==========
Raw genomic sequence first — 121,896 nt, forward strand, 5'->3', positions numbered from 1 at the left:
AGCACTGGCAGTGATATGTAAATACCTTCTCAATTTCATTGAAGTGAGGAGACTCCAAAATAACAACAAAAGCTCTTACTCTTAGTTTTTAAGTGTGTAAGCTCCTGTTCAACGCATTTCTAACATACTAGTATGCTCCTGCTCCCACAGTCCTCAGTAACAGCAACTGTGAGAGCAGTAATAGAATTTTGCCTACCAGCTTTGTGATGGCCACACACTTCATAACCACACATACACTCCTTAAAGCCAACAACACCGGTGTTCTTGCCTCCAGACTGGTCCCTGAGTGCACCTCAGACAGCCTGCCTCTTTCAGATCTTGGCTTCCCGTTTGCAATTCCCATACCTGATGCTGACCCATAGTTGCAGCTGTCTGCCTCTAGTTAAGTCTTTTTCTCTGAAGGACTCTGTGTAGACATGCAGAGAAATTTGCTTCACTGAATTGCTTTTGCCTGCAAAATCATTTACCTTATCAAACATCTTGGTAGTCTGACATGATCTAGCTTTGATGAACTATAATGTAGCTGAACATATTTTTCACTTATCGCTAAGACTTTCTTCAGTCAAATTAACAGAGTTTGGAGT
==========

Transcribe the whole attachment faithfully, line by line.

Raw genomic sequence first — 121,896 nt, forward strand, 5'->3', positions numbered from 1 at the left:
AGCACTGGCAGTGATATGTAAATACCTTCTCAATTTCATTGAAGTGAGGAGACTCCAAAATAACAACAAAAGCTCTTACTCTTAGTTTTTAAGTGTGTAAGCTCCTGTTCAACGCATTTCTAACATACTAGTATGCTCCTGCTCCCACAGTCCTCAGTAACAGCAACTGTGAGAGCAGTAATAGAATTTTGCCTACCAGCTTTGTGATGGCCACACACTTCATAACCACACATACACTCCTTAAAGCCAACAACACCGGTGTTCTTGCCTCCAGACTGGTCCCTGAGTGCACCTCAGACAGCCTGCCTCTTTCAGATCTTGGCTTCCCGTTTGCAATTCCCATACCTGATGCTGACCCATAGTTGCAGCTGTCTGCCTCTAGTTAAGTCTTTTTCTCTGAAGGACTCTGTGTAGACATGCAGAGAAATTTGCTTCACTGAATTGCTTTTGCCTGCAAAATCATTTACCTTATCAAACATCTTGGTAGTCTGACATGATCTAGCTTTGATGAACTATAATGTAGCTGAACATATTTTTCACTTATCGCTAAGACTTTCTTCAGTCAAATTAACAGAGTTTGGAGT